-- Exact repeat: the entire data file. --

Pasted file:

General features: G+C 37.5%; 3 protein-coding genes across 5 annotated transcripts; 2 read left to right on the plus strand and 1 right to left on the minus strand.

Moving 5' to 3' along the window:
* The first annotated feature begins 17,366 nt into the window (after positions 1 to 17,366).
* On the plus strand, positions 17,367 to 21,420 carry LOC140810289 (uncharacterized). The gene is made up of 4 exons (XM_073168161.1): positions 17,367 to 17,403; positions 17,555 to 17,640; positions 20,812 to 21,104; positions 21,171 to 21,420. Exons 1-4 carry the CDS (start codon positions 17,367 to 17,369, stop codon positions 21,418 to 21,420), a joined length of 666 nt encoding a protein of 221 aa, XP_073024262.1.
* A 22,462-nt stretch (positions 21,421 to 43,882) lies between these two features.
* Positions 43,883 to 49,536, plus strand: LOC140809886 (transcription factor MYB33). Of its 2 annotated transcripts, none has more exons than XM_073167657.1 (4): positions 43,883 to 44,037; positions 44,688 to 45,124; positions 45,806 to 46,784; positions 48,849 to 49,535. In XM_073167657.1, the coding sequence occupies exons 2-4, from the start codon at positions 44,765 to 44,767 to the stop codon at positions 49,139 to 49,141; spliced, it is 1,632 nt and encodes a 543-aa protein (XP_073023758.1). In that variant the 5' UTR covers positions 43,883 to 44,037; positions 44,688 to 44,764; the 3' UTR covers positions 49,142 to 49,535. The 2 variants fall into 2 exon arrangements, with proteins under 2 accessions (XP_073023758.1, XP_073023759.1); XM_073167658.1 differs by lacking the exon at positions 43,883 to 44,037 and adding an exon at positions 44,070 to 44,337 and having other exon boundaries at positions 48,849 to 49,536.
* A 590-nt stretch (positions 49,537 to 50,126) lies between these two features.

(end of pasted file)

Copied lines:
General features: G+C 37.5%; 3 protein-coding genes across 5 annotated transcripts; 2 read left to right on the plus strand and 1 right to left on the minus strand.

Moving 5' to 3' along the window:
* The first annotated feature begins 17,366 nt into the window (after positions 1 to 17,366).
* On the plus strand, positions 17,367 to 21,420 carry LOC140810289 (uncharacterized). The gene is made up of 4 exons (XM_073168161.1): positions 17,367 to 17,403; positions 17,555 to 17,640; positions 20,812 to 21,104; positions 21,171 to 21,420. Exons 1-4 carry the CDS (start codon positions 17,367 to 17,369, stop codon positions 21,418 to 21,420), a joined length of 666 nt encoding a protein of 221 aa, XP_073024262.1.
* A 22,462-nt stretch (positions 21,421 to 43,882) lies between these two features.
* Positions 43,883 to 49,536, plus strand: LOC140809886 (transcription factor MYB33). Of its 2 annotated transcripts, none has more exons than XM_073167657.1 (4): positions 43,883 to 44,037; positions 44,688 to 45,124; positions 45,806 to 46,784; positions 48,849 to 49,535. In XM_073167657.1, the coding sequence occupies exons 2-4, from the start codon at positions 44,765 to 44,767 to the stop codon at positions 49,139 to 49,141; spliced, it is 1,632 nt and encodes a 543-aa protein (XP_073023758.1). In that variant the 5' UTR covers positions 43,883 to 44,037; positions 44,688 to 44,764; the 3' UTR covers positions 49,142 to 49,535. The 2 variants fall into 2 exon arrangements, with proteins under 2 accessions (XP_073023758.1, XP_073023759.1); XM_073167658.1 differs by lacking the exon at positions 43,883 to 44,037 and adding an exon at positions 44,070 to 44,337 and having other exon boundaries at positions 48,849 to 49,536.
* A 590-nt stretch (positions 49,537 to 50,126) lies between these two features.